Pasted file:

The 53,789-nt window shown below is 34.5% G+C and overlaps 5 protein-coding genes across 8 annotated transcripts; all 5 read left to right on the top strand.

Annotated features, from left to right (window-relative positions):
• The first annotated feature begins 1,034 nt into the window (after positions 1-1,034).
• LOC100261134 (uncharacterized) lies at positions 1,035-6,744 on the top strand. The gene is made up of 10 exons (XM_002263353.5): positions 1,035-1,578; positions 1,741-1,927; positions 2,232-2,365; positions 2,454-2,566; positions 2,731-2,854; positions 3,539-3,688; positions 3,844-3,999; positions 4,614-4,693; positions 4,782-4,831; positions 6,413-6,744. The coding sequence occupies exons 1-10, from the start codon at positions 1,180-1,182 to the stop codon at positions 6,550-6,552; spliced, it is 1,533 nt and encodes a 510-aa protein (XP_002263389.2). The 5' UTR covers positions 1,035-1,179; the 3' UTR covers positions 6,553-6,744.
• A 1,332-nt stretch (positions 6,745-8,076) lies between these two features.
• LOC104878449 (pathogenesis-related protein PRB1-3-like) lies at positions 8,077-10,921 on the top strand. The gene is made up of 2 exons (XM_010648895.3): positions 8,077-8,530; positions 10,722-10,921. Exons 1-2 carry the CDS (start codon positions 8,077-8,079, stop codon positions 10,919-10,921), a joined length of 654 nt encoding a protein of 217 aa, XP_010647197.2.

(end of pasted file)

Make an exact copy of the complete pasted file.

The 53,789-nt window shown below is 34.5% G+C and overlaps 5 protein-coding genes across 8 annotated transcripts; all 5 read left to right on the top strand.

Annotated features, from left to right (window-relative positions):
• The first annotated feature begins 1,034 nt into the window (after positions 1-1,034).
• LOC100261134 (uncharacterized) lies at positions 1,035-6,744 on the top strand. The gene is made up of 10 exons (XM_002263353.5): positions 1,035-1,578; positions 1,741-1,927; positions 2,232-2,365; positions 2,454-2,566; positions 2,731-2,854; positions 3,539-3,688; positions 3,844-3,999; positions 4,614-4,693; positions 4,782-4,831; positions 6,413-6,744. The coding sequence occupies exons 1-10, from the start codon at positions 1,180-1,182 to the stop codon at positions 6,550-6,552; spliced, it is 1,533 nt and encodes a 510-aa protein (XP_002263389.2). The 5' UTR covers positions 1,035-1,179; the 3' UTR covers positions 6,553-6,744.
• A 1,332-nt stretch (positions 6,745-8,076) lies between these two features.
• LOC104878449 (pathogenesis-related protein PRB1-3-like) lies at positions 8,077-10,921 on the top strand. The gene is made up of 2 exons (XM_010648895.3): positions 8,077-8,530; positions 10,722-10,921. Exons 1-2 carry the CDS (start codon positions 8,077-8,079, stop codon positions 10,919-10,921), a joined length of 654 nt encoding a protein of 217 aa, XP_010647197.2.